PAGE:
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  • Tougher Drills???

    Hard Drills from TTP???
    I drill out a LOT of bolts from Machines at Work, some are tough as heck, Any you guys hear about these drills? Suposed to be good for tough steels or am I better of with a Nachi Drill bit? Thanx Mike



    http://www.youtube.com/watch?v=dTGB9Od0ND0

  • #2
    I don't see anything special on that video. His technique is slow speed and high feed pressure and any quality drill will do that.
    "...do you not think you have enough machines?"

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    • #3
      Yup, any quality drill will do that. The harder the material, the slower the speed and in some cases the feed is increased (work hardening material for example). Mostly you want the drill to have a 135° or so point angle to reduce the needed power. You also want a point on it that is a little bit positive from the center also so the web area actually cuts instead of extrudes material.

      TL;DR: Nothing new, just marketing hype.
      Amount of experience is in direct proportion to the value of broken equipment.

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      • #4
        Nachi is the best I've used. But I'm no expert.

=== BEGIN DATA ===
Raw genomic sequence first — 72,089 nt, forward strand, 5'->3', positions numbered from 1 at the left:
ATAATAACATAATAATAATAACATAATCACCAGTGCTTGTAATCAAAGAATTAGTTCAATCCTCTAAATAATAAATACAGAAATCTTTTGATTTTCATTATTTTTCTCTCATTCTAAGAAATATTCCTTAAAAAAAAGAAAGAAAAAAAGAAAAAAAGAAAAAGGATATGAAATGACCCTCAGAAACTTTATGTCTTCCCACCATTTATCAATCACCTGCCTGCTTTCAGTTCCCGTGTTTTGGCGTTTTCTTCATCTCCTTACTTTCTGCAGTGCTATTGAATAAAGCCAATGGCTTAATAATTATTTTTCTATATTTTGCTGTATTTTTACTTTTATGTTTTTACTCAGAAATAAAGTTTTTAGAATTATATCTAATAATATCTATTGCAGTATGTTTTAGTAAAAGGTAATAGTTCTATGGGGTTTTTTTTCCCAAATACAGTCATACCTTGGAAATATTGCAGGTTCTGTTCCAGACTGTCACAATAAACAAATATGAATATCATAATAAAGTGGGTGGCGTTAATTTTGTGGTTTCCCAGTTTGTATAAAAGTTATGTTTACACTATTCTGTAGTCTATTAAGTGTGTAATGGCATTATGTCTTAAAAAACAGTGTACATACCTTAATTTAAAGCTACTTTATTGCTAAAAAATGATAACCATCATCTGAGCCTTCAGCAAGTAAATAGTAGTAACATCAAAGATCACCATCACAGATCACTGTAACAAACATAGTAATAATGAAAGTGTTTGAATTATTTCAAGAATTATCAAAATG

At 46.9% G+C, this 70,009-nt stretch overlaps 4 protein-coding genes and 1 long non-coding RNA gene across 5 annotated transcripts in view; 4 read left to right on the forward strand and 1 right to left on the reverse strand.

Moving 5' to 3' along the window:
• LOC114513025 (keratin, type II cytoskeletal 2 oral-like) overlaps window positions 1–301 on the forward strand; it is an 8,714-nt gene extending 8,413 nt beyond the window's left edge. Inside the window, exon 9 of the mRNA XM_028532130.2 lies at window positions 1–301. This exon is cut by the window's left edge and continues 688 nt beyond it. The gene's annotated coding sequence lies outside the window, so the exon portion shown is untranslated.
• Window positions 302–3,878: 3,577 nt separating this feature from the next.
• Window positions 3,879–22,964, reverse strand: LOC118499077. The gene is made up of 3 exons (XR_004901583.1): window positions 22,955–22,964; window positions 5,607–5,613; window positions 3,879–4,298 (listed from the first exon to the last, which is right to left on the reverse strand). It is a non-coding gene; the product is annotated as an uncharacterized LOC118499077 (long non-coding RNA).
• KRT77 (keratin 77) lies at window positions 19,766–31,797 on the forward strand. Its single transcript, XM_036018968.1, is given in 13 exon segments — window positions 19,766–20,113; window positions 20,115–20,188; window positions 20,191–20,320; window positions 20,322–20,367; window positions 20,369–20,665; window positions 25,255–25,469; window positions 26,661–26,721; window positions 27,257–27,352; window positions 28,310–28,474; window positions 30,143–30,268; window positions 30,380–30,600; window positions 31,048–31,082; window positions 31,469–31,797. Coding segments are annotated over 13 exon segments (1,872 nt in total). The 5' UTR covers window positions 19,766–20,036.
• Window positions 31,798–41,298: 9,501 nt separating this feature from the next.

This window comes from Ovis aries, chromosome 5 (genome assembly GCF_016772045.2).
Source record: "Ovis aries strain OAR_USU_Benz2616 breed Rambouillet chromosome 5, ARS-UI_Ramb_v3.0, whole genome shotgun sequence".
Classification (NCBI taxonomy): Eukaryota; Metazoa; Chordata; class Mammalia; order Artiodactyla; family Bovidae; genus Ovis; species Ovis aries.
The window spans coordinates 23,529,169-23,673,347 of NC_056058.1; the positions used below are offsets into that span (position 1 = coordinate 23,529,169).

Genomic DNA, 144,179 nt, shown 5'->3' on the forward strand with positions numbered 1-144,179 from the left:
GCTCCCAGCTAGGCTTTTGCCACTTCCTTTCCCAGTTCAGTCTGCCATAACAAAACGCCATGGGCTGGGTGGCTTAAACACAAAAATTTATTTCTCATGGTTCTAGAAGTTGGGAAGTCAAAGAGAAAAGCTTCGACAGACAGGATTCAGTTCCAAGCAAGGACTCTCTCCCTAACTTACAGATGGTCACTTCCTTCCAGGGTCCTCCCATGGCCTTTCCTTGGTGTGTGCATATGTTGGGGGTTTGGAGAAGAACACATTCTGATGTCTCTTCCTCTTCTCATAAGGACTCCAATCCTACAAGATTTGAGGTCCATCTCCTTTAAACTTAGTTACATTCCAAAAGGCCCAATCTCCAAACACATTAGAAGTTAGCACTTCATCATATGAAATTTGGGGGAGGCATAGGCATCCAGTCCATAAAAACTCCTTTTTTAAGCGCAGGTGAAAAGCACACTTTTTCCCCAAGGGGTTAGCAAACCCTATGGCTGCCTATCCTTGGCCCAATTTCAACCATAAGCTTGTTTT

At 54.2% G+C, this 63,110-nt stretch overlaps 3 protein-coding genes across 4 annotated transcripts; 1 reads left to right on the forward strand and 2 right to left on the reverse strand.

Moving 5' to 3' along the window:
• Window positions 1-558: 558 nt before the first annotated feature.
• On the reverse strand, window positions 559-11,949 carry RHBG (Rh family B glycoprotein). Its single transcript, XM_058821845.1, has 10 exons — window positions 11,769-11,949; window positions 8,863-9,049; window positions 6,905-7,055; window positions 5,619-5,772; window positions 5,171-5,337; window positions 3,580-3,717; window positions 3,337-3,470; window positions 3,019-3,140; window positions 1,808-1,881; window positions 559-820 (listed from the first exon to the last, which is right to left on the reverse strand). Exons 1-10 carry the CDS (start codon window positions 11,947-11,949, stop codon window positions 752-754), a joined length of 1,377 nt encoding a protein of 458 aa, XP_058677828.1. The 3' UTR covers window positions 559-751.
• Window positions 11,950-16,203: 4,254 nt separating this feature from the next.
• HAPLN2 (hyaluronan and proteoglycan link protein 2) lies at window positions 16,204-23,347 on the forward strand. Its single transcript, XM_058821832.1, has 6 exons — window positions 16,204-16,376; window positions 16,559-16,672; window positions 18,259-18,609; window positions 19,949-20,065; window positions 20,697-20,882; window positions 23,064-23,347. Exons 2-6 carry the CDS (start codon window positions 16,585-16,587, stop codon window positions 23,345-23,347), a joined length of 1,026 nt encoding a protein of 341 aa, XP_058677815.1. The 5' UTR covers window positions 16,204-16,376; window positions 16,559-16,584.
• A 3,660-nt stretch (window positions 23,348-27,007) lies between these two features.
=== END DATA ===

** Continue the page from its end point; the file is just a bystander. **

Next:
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        • #5
          The poor guy in the video needs to do a little work bench/vise maintenance. It looks like he is about to push the vise right off the bench or the bench right out the shop door.

          Stuart

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          • #6
            I drill out many tough bolts, they run in a old videx machine and are self tightening from the massive pounding these old machines Take, I usually have to resort to a carbide drill but end up welding a nut onto the end and trying to get it out, man there have been some bitch bolts for sure hours spent removing them, Drills usually a nachi (I have a few) but also tried left hand drills , Problem is the material is so tough and seems to work harden fast . Anyhow??? Thanks ? Mike

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            • #7
              I'm with Jaakko. <50 fpm, good sharp bit, and heavy feed. You didn't say what drilling machine you use. If you're just relying on body weight, try rigging a lever feed or mag base.
              It's quite possible that the guy in the vid had some mechanical assistance.Either that, or he was a lot bigger than me!

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              • #8
                I bought a set of cobalt drills recently, but pricy but they will drill damn near anything, plenty of coolant, steady pressure low revs.
                I still use hardmetal stellite drills from time to time, they will happily drill/melt through a file without hesitation, dont use coolant! We had a guy drilling throat armour for a blastfurnace who knackered loads of them, he was using flood coolant on the radial drill.
                Mark

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                • #9